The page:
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NDP wants auditor general to review Nova Scotia health app

NDP Leader Claudia Chender has written a letter to Auditor General Kim Adair, drawing attention to a $49.6-million contract Think Research received to do work for Nova Scotia Health. (Robert Short/CBC - image credit)
NDP Leader Claudia Chender has written a letter to Auditor General Kim Adair, drawing attention to a $49.6-million contract Think Research received to do work for Nova Scotia Health. (Robert Short/CBC - image credit)

Nova Scotia NDP Leader Claudia Chender wants the auditor general to do a value-for-money study of the YourHealthNS app.

Premier Tim Houston launched the app in November at a packed news conference, touting it as a way to help people get better access to the health-care system.

Among other things, the app can locate the nearest clinic or pharmacy, allow someone to book a medical test and, as part of a pilot project, give 12,000 patients of certain medical practices access to their electronic health records.

The app was also developed using untendered contracts and cost $12 million.

In an interview earlier this week, Chender said the ongoing questions about the government's use of sole-source contracts, including those raised in a recent auditor general's report about the government's conversion of an unfinished hotel into a patient-care facility, raise "an alarm about the way this government chooses to spend our money."

"And the bottom line is, it's without very much oversight."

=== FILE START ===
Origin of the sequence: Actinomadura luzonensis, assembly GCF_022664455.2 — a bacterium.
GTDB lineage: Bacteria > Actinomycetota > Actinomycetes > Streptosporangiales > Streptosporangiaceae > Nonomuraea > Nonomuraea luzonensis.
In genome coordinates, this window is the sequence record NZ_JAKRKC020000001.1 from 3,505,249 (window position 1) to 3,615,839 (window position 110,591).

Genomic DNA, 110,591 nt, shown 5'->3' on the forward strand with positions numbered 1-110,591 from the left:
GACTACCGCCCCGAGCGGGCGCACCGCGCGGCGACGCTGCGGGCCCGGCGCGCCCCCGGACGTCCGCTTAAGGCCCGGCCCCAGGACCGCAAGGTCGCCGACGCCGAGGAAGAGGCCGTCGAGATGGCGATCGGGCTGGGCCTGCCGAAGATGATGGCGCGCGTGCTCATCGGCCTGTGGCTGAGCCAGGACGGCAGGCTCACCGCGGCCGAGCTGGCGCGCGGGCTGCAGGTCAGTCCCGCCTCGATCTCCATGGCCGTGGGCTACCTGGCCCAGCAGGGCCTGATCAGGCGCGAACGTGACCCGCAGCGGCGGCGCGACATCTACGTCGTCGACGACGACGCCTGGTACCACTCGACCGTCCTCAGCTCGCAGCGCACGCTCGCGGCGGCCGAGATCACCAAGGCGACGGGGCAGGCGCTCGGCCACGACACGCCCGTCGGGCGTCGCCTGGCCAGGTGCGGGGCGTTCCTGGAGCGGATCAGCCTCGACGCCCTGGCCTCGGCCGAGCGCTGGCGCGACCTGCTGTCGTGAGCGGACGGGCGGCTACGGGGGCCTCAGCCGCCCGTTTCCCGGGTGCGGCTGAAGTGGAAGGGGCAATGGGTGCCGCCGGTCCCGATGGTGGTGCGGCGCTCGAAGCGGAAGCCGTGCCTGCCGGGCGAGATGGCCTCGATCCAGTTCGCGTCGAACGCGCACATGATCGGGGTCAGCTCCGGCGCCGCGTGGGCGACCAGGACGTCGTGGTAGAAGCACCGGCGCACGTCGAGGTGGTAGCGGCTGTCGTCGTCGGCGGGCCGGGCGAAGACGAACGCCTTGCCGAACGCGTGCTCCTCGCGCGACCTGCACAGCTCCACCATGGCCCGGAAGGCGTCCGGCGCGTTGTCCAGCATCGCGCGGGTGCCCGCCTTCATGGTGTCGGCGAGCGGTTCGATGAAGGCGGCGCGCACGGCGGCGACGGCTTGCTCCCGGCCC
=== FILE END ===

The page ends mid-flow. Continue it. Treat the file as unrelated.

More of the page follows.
5-year contract

In her letter to Auditor General Kim Adair, Chender draws attention to a $49.6-million contract Think Research received to do work for Nova Scotia Health, including on the YourHealthNS app.

Nova Scotia Health started the agreement with Think Research using an alternative procurement in February 2023. A five-year contract was subsequently signed in March 2023 and revised last December.

Chender said it can be appropriate to use alternatives when there are no other options or it is an emergency, but she does not think that's the situation in this case.

"Certainly there are other vendors — ideally vendors here in Nova Scotia — who could have done the same work."

A spokesperson for the health authority said Think Research has received $4.3 million so far for its work related to the app.

The company's chatbot responds to questions. When the bot cannot produce an answer, human support is made available as a backstop.

Company paid $8.3M so far

The company is also providing virtual urgent care support on its own platform as part of a pilot program the health authority is running at some emergency departments to help triage patients who might not be facing an emergency.

In such cases, a patient is able to see a doctor or nurse virtually rather than having to wait to see someone in person at the emergency department.

Think Research has been paid $8.3 million so far for that work.

The health authority spokesperson said the five-year contract for Think Research would be split evenly over its lifetime between support for the app and the virtual urgent care program.

A spokesperson for the NDP said Chender has not yet received a response from the auditor general's office.

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